Two Rooms has been produced several times since the towers fell, and it’s no mystery why. But each new production cheapens the play: our concepts of the region and who terrorists are have changed since 1988; the words hostage and Middle East do not automatically make Two Rooms a better play, any more than a shirt becomes more useful when it has SpongeBob on it. Two Rooms may have once delivered the poignancy to which this cast aspires, but the more we learn about the reality of the Middle East, the more this production seems—like Michael—to be bouncing impossible wishes off the unresponsive walls of a windowless cell.

Two Rooms

Despite Lee Blessing's heavy-handed metaphors and Peter Flynn's too-literal direction, what ultimately matters is not the room, but what's inside it: on that account, Angela Christian and Michael Laurence acquit themselves nicely as a husband and wife separated by a terrorist's political demands.

Photo/Aaron Epstein

Reviewed by Aaron Riccio

When Lainie's (Angela Christian) husband, Michael (Michael Laurence) is kidnapped by terrorists on an oversea trip, she resolves to continue to live her life in parallel to his, convinced that living in a dark room, devoid of furniture, will somehow make her feel closer to him. Two Rooms uses this heavy-handed metaphor, to draw the attention of Ellen van Oss (Adinah Alexander), a professional shrew for the State Department, and the manipulative friendship of Walker Harris (Patrick Boll), a reporter obsessed with forcing the government's hand.

The play that follows is too structurally clever to seem real, and Peter Flynn's literal direction (the two rooms are the same set, cued only by a difference in lighting) often confuses the thrust of the action--especially since the actors often sit in the visible wings, watching. These artificial moments don't seem so bad, though, with a blindfold on, and Mr. Laurence does a wonderful job--smooth, strong, and even--living in his dangerous present or, ghost-like, interacting with his comforting past. (Again: it's the same room.) Ms. Christian also feeds nicely off this energy: it gives her a rawer emotion to play with than the intelligent and collected soundbites that she shares with her restrained and professional visitors. Quips and metaphors about birds, for example, are straining to put the hostage situation into context; Lee Blessing does his best writing when he's simply dealing with the actual circumstance (or the dream that Lainie has conjured up for it) and ignoring the lecturing from Ellen (there's a literal PowerPoint presentation of war photos).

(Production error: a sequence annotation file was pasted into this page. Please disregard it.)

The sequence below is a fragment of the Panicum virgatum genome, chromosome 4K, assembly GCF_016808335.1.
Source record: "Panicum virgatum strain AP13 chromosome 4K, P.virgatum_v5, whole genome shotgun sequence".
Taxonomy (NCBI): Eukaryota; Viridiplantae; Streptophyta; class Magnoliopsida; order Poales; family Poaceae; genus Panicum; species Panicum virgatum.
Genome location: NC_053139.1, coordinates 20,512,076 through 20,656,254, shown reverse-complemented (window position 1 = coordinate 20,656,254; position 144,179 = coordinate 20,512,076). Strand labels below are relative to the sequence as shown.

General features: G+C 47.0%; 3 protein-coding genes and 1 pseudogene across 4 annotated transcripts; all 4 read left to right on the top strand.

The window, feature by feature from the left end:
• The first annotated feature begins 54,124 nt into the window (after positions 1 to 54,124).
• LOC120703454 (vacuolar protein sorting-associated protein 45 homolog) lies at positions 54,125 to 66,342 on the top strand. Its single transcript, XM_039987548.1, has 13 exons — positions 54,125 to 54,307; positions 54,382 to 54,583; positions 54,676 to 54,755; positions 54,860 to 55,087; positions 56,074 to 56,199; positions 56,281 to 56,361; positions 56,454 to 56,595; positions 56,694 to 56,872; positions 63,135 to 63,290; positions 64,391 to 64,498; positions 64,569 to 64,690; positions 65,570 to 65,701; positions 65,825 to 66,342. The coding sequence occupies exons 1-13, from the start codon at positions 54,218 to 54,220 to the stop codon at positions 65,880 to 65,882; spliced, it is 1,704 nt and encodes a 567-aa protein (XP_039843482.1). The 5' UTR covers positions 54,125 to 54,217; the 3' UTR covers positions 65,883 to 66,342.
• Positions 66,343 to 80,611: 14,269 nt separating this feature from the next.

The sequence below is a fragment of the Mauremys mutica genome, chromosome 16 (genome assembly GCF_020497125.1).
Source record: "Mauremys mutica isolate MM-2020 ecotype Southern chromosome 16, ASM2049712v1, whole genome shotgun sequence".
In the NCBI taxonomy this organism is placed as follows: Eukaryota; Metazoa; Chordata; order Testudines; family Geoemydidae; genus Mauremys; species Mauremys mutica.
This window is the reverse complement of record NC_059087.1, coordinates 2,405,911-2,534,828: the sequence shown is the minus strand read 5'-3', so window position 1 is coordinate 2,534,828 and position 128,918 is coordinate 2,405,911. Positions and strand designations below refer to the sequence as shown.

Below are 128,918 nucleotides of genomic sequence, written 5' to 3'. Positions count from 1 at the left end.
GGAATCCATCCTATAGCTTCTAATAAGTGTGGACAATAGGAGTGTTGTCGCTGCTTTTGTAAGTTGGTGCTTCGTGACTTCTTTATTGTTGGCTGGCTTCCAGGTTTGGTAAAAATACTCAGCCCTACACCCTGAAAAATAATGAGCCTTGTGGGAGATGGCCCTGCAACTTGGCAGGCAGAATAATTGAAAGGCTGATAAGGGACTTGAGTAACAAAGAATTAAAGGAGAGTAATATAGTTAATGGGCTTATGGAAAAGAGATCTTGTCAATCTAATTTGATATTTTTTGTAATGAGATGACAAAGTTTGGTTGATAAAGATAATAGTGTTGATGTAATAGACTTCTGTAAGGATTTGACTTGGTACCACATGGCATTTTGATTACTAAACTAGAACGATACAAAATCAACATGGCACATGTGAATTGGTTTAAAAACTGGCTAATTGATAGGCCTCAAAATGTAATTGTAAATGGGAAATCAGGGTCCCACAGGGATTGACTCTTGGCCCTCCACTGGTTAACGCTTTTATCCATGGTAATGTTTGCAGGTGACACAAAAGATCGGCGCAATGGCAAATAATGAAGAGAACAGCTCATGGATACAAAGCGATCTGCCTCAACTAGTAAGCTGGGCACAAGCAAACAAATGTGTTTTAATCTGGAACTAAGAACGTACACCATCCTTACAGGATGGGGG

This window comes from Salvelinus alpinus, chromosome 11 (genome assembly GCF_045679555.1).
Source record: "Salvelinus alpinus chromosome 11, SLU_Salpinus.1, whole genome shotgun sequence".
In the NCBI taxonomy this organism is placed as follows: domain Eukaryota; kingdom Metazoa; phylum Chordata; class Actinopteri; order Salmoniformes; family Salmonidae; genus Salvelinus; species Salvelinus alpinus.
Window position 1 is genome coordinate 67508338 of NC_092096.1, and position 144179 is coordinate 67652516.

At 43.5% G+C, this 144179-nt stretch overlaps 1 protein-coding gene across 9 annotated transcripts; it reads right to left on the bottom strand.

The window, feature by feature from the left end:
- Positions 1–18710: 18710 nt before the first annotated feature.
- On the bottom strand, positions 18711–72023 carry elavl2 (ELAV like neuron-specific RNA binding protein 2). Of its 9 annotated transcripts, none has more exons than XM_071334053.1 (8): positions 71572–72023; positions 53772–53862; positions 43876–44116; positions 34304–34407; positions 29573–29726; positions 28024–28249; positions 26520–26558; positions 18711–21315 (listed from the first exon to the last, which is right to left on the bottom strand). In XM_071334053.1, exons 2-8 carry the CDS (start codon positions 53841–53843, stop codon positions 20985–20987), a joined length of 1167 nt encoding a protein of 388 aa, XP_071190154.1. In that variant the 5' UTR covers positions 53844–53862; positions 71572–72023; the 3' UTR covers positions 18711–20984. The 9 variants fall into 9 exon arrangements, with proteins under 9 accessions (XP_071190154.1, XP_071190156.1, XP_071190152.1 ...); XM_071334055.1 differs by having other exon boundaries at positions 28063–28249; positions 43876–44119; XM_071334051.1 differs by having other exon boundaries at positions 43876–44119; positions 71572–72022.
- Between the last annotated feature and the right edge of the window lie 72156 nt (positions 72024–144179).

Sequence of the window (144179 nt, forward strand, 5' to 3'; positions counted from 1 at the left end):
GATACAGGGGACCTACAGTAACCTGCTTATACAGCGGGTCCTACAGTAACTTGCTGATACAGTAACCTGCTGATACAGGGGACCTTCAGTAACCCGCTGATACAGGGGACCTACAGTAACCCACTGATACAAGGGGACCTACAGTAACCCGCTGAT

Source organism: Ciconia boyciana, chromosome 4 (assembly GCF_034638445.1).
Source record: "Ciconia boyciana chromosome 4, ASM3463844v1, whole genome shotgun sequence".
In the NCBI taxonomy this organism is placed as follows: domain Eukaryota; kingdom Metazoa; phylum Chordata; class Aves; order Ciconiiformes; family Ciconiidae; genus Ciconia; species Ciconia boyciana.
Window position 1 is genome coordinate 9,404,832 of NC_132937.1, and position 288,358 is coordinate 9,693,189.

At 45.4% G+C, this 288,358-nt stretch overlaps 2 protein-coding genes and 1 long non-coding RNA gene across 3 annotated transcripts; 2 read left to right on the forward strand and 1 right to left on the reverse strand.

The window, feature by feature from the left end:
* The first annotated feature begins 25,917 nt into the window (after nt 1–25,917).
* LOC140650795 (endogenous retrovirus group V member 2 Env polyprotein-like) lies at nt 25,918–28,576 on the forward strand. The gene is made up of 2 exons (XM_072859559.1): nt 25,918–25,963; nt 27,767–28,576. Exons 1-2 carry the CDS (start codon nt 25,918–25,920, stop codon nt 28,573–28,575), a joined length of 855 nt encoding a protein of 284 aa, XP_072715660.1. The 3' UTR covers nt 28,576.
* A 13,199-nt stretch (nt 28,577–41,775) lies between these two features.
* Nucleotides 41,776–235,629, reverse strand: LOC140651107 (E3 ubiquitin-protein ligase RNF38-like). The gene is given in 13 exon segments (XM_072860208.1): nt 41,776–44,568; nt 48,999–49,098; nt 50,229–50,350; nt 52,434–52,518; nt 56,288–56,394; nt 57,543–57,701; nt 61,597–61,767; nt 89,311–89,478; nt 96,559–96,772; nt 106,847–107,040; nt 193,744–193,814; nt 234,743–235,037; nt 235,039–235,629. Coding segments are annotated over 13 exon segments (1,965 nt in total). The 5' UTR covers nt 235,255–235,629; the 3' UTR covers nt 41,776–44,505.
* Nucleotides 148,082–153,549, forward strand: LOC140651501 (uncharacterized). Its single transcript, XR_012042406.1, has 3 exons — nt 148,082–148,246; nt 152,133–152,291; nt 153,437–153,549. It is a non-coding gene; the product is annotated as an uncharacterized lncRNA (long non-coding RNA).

Ultimately, it's not the room that's important, but what's inside it--or, in Lainie's case, what's missing from it. The more that Blessing and Flynn fill that world with clever metaphors and literal interpretations, the harder it is for the actors to actually deal with their loneliness and grief.

Two Rooms
(1hr 50min; 1 intermission)
Theater Row (410 West 42nd Street)

Tickets (212-279-4200): $59.25

Performances (through 10/19): Mon. & Tues. @ | Thurs. - Sat. @ 8 | Sat. @ 2 | Sun. @ 3 & 7

Sunday, October 12, 2008

Waves of Mu

It's a credit to Amy Caron's current obsession that Waves of Mu is able to tackle the heady neuroscience of mirror neurons in a playful way that won't go over anyone's head. But perhaps it should have: knowing exactly what's going on tends to make the individual demonstrations drag on.

Reviewed by Aaron Riccio